Friday, October 10, 2008

Aesop's Film Fables

This week we pay homage to the wildly imaginative Aesop’s Fables series of vintage cartoons. These inspired animated treasures often feature a rapid fire series of nonsensical non-sequitur gags, reminiscent of the animation sequences in the Monty Python Flying Circus classic TV shows.

Thunderbean Animation wunderkind Steve Stanchfield has generously permitted us to share with you some fascinating examples from Thunderbean’s eccentric and vastly amusing Aesop’s Fables DVD collection. Steve, together with his creative sidekicks Chris Buchman and Rex Schneider, have produced a magnificently realized compilation of some of the best cartoons in the Aesop's Fables series.

But before we watch the cartoons, we can’t think of a better way to set the stage than by reprinting, with permission, Chris Buchman’s expert and entertaining commentary on the subject.

An Aesop’s Fables Primer

by Chris Buchman

Aesop’s Film Fables animated cartoons are loved by fans who accept them for the pleasant, oft-times, off-the-wall, diversions they are. They are loathed by critics who dismiss them as primitive efforts unable to meet the standards of the Disney polish – a comparison of apples and oranges if ever there was one, since the Disney polish was to come at another time. During the Aesop’s Fables period (1921-1933), Disney cartoons were in a similar state of primitive exuberance.

Animated cartoons, of course, don’t have to be polished; they don’t need to display a refinement of the artist’s and animator’s skills; possess strong characters, or even a coherent story line, to be thoroughly entertaining.

The Aesop’s Fables series, initiated by pioneer animator Paul Terry in 1921, proved a tremendous success from the start, and its continuing popularity is owing to the imaginativeness of Terry and his animators whose free-wheeling style, and sometimes surrealistic brilliance, anticipated the celebrated work of Tex Avery, Bob Clampett, and Max Fleischer.

For added punch, each cartoon concluded with an Aesopian moral, though it is doubtful Aesop ever said, "Many a true word is spoken through false teeth.”

It matters not that the Fables bear little resemblance to the tales of the ancient philosopher-storyteller. They remain a curious lot from a different world inhabited by mice, farm animals, bugs, flies, spiders, jungle creatures, and even dinosaurs, with occasional appearances by Terry’s own Farmer Alfalfa, and a playful, sometimes protagonist, black pussy named Henry.

The Fables boast no super stars – just a stock company of inviting characters made delightfully expressive, frequently lovable, and irresistibly amusing by the animators.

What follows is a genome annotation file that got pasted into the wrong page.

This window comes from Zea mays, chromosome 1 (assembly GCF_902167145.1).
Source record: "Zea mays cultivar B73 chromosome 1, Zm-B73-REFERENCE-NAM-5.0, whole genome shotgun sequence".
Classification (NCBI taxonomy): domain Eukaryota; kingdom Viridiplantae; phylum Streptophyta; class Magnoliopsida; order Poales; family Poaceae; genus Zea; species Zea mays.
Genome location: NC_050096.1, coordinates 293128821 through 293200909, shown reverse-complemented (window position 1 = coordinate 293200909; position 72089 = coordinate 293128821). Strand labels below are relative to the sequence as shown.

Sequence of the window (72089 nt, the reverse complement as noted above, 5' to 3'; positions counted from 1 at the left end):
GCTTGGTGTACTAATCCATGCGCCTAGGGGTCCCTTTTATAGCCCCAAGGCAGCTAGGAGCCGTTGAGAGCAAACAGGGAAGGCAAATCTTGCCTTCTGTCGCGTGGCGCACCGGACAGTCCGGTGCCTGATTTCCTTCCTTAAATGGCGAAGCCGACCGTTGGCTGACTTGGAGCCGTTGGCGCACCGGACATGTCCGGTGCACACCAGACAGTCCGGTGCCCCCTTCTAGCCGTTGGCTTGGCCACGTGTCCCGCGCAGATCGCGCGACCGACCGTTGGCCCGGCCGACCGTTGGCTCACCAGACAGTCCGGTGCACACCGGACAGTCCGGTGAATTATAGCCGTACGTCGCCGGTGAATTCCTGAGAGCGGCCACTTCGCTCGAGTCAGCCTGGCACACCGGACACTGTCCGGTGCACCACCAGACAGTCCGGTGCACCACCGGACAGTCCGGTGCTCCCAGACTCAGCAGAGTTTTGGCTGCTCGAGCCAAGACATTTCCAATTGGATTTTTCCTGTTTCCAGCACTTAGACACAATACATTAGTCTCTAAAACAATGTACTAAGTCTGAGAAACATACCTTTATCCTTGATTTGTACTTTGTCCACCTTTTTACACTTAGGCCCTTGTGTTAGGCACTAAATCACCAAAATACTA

One is easily provoked to giggling at the sight of petite Dame Hippo in tights holding a tiny umbrella, delicately pressing a finger against her one snaggled tooth, skipping merrily along, blushing coyly; or a big fat hairy spider, lusting after an innocent babe in the wood, gruesomely licking his chops; or a pair of love-smitten mice kissing passionately; or a chorus-line of amorphous fowl dancing themselves into graves.

With the arrival of ‘talkies’ in 1928, Amedee Van Beuren, who had produced the Fables series since its inception, assumed ownership and announced that all future pictures would be produced in sound with the remaining silents already completed to be accompanied by music and sound effects for release. Terry, whether averse to making sound cartoons or in conflict with Van Beuren, departed the company in 1929.

The first Aesop’s Sound Fables released, “Dinner Time” debuted at New York’s Mark-Strand Theatre on September 1st, 1928, rather significantly, a good two months before Disney’s “Steamboat Willie” (generally regarded as the first sound cartoon), made its bow at the Colony Theatre on November 18th.

The series eventually dropped the Aesop’s morals, introduced Cubby Bear and Tom and Jerry, who continued in their own respective series after the Aesop Fables title was abandoned in 1933, by which time over 500 silent and sound Fables had been produced.

The Aesop’s Sound Fables, like Fleischer’s Talkartoons, are outlandish, surreal (both adept at conjuring up grotesqueries), adult, and funny. They are supported by invigorating scores to set the adrenalin flowing and the feet to tapping.

The Aesop’s Fables have been called many things: wonderful, crude, vulgar, primitive, and inconsequential!

They are wonderful, crude, and vulgar; and it’s their sometimes primitive quality that makes them all the more appealing.

But they are hardly inconsequential, and the proof is in the viewing!

If you would like to discover other rare cartoon treats, Thunderbean Animation has produced a variety of other great cartoon collections you can read about here.

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